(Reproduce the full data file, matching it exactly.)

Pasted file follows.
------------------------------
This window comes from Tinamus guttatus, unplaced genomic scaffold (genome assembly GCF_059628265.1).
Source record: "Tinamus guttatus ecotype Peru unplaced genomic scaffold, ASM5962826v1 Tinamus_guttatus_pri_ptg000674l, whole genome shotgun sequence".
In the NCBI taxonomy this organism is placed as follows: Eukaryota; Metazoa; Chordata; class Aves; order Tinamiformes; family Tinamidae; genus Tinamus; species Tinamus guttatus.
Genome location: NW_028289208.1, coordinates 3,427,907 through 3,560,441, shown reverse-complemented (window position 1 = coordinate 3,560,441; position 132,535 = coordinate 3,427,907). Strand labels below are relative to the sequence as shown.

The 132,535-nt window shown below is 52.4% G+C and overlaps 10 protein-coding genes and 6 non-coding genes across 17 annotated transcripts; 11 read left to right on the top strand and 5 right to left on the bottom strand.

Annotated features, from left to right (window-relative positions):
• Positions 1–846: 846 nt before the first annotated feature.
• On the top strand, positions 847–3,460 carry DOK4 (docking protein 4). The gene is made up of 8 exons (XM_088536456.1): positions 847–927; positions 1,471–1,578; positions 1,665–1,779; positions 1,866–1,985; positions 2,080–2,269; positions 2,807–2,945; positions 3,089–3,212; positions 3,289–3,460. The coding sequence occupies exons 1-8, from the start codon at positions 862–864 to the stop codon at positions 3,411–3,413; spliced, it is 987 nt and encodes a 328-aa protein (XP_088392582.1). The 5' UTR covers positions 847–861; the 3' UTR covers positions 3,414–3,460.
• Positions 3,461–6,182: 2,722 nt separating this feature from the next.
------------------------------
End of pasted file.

This window comes from Tinamus guttatus, unplaced genomic scaffold (genome assembly GCF_059628265.1).
Source record: "Tinamus guttatus ecotype Peru unplaced genomic scaffold, ASM5962826v1 Tinamus_guttatus_pri_ptg000674l, whole genome shotgun sequence".
In the NCBI taxonomy this organism is placed as follows: Eukaryota; Metazoa; Chordata; class Aves; order Tinamiformes; family Tinamidae; genus Tinamus; species Tinamus guttatus.
Genome location: NW_028289208.1, coordinates 3,427,907 through 3,560,441, shown reverse-complemented (window position 1 = coordinate 3,560,441; position 132,535 = coordinate 3,427,907). Strand labels below are relative to the sequence as shown.

The 132,535-nt window shown below is 52.4% G+C and overlaps 10 protein-coding genes and 6 non-coding genes across 17 annotated transcripts; 11 read left to right on the top strand and 5 right to left on the bottom strand.

Annotated features, from left to right (window-relative positions):
• Positions 1–846: 846 nt before the first annotated feature.
• On the top strand, positions 847–3,460 carry DOK4 (docking protein 4). The gene is made up of 8 exons (XM_088536456.1): positions 847–927; positions 1,471–1,578; positions 1,665–1,779; positions 1,866–1,985; positions 2,080–2,269; positions 2,807–2,945; positions 3,089–3,212; positions 3,289–3,460. The coding sequence occupies exons 1-8, from the start codon at positions 862–864 to the stop codon at positions 3,411–3,413; spliced, it is 987 nt and encodes a 328-aa protein (XP_088392582.1). The 5' UTR covers positions 847–861; the 3' UTR covers positions 3,414–3,460.
• Positions 3,461–6,182: 2,722 nt separating this feature from the next.